Eating For Nourishment Or Comfort?
The sensation of hunger is a curious thing.
As babies we have no concept of what hunger actually is. All a baby knows is that it has bodily discomfort and it cries. The parent or carer doesn’t know exactly what a newborn’s cries are about, any more than the baby does. But an educated guess based on time since the last feed and perhaps the tone and pitch of the cry may lead to bringing the baby to the breast or bottle to see if hunger is the problem. In time, the baby starts to recognise that certain uncomfortable sensations are relieved by milk, whilst others are not. This takes time to learn and is her first true understanding of hunger based on bodily sensations: ie, sometimes when her stomach hurts the pain is relieved by milk.
Of course it’s not quite as simple as that. A baby that feeds does more than just drink milk. She has a physical and emotional connection with the one who is feeding her. So it doesn’t take long before the relief of discomfort that milk provides is associated with this additional emotional comfort. And with time, these associations become hard-wired in the child’s brain. That is, food becomes associated with nurturing, attention, love as well as relief from hunger.
This emotional and social connection to food doesn’t stop as we grow up. In fact for many of us, it becomes stronger. Food is rarely just about refuelling. It’s also an opportunity to enjoy oral textures and flavours. After all, we evolved the sense of taste to help us identify and discern between food items that were high in nutrition and calories or potentially poisonous. Our taste buds evolved so that the higher the energy provided by the food, the more we enjoyed it.
This made sense when food was scarce and finding a source of energy dense foods like honey or animal fat would help sustain us till the next meal, whenever that might be. But in our modern world where most of us enjoy easy access to a huge variety of foods, we have not yet de-evolved this behaviour. And it now works against us. We still prefer sweet and fatty foods, and may have difficulty in resisting these. In fact, food technologists have discovered that the “bliss point” of maximum food enjoyment for many people lies in the ratio of 50/50 fat to sugar, a ratio that is never found in nature, and one that plays havoc with the liver.
In addition to providing fuel and happy taste buds, food has become a way of self-soothing. Many babies discover that if the breast or bottle is unavailable, emotional comfort can come from a thumb or a pacifier. Freud called this oral gratification and suggested that some dysfunctional behaviour later in life, such as overeating, drinking and smoking may stem from this infant behaviour. So when we eat foods that are high in calories, not only do we enjoy them, but they may soothe us emotionally. This is what many call “comfort eating”. Living a highly stressed life may increase your vulnerability to this form of over-eating or drinking.
Then there’s the social aspect of eating. As social animals, eating together is hugely important. We sit around tables and “break bread” together, we “go out for coffee”, socialise with family and friends over meals. We connect food with all major milestones in our lives: birthdays, graduations, weddings, even death. Do you want to celebrate something, show someone you love them? Cook a meal, open a bottle of wine or go out for dinner. We’ve even made eating a form of entertainment, with TV shows about growing, preparing and eating food, even travelling with the purpose of experiencing culinary and cultural food experiences across the globe.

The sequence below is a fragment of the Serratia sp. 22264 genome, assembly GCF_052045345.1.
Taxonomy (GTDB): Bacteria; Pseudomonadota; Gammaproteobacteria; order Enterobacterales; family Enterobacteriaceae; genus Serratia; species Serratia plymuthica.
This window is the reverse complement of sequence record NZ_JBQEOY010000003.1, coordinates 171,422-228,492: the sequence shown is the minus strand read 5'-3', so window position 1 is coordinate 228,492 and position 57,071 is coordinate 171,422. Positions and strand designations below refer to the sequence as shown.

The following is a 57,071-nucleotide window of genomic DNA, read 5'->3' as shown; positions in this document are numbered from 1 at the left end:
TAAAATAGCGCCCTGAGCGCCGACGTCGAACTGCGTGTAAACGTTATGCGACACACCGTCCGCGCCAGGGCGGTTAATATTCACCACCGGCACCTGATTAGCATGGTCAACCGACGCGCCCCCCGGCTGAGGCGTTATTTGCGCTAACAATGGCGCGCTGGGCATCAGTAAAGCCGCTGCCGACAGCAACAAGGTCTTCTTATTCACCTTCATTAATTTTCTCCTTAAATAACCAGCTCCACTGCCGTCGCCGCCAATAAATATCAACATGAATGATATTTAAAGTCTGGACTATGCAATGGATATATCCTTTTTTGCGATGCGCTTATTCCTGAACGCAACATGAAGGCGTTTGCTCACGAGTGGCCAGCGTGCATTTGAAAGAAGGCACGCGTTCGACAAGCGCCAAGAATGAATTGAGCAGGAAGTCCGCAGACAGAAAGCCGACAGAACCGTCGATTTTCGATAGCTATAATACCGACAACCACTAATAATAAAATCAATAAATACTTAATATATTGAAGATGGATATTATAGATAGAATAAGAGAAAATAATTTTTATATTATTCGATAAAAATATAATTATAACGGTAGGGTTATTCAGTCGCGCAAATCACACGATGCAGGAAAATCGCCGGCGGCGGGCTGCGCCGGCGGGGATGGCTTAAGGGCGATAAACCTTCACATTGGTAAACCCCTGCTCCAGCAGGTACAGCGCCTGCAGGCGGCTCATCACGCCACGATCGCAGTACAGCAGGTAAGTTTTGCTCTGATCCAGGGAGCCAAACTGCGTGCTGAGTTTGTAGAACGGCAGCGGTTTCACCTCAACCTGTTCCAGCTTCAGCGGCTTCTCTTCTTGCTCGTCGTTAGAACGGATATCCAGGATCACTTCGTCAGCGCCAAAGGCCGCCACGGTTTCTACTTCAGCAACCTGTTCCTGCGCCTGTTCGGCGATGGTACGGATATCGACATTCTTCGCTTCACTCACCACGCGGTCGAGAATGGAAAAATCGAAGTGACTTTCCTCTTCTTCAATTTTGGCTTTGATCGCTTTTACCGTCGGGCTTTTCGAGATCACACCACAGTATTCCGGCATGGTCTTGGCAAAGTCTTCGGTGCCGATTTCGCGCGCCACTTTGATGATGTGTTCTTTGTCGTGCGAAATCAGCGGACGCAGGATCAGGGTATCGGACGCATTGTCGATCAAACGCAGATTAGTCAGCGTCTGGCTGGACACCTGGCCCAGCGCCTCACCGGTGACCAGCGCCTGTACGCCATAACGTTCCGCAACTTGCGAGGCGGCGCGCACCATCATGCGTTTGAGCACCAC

So it’s pretty clear that by the time we realise there’s a problem habit we want to change, the neural networks supporting that habit are well embedded. This is why it’s so hard to stick to a diet. Dieting means denying ourselves so much more than just food. And diets rarely take into account all those complex realities around why we eat.
But here’s the thing.
Your brain is plastic and you can change those recalcitrant neural networks by going back to how the networks first formed. We go back to the body.
We return to the physical signs of hunger and we learn to deal with them differently. We learn how to reconnect with the feeling of needing food (hunger), as opposed to wanting entertainment (boredom), comfort (stress), to feel more energetic (tired) or less energetic (anxious).
We learn how to connect with the taste buds to truly savour every mouthful. And to eat slowly to give your brain time to register satiety. We start to rewire the brain to recognise the difference between hunger, thirst, boredom, stress, etc, and then to pause.
We pause in order to experience each of those different sensations. And we do this to learn that none of them are life threatening. Can you be with the sensation of mild to moderate hunger without judging and trying to withdraw from the sensation? Can you be OK with the physical discomfort of boredom without feeding it? Can you recognise the difference between hunger and stress and in so doing find alternative responses to comfort eating?
This is not a diet. It’s developing a new relationship with food and drink.
Mindfulness teaches us all this and more. Mindfulness is a tool to help you rewire your brain. And mindfulness practice can bring a new source of joy as we become empowered to stop fighting our bad habits, and to rewire them instead.
However, when habits have been ingrained for a very long time, it can take perseverance to learn tis new way of being. When we feel stressed, it’s hard to persevere with uncomfortable sensations. This is where hypnosis can provide the kick-start to shift your perspective and help you see possibilities for a new way of being.Back to Blog menu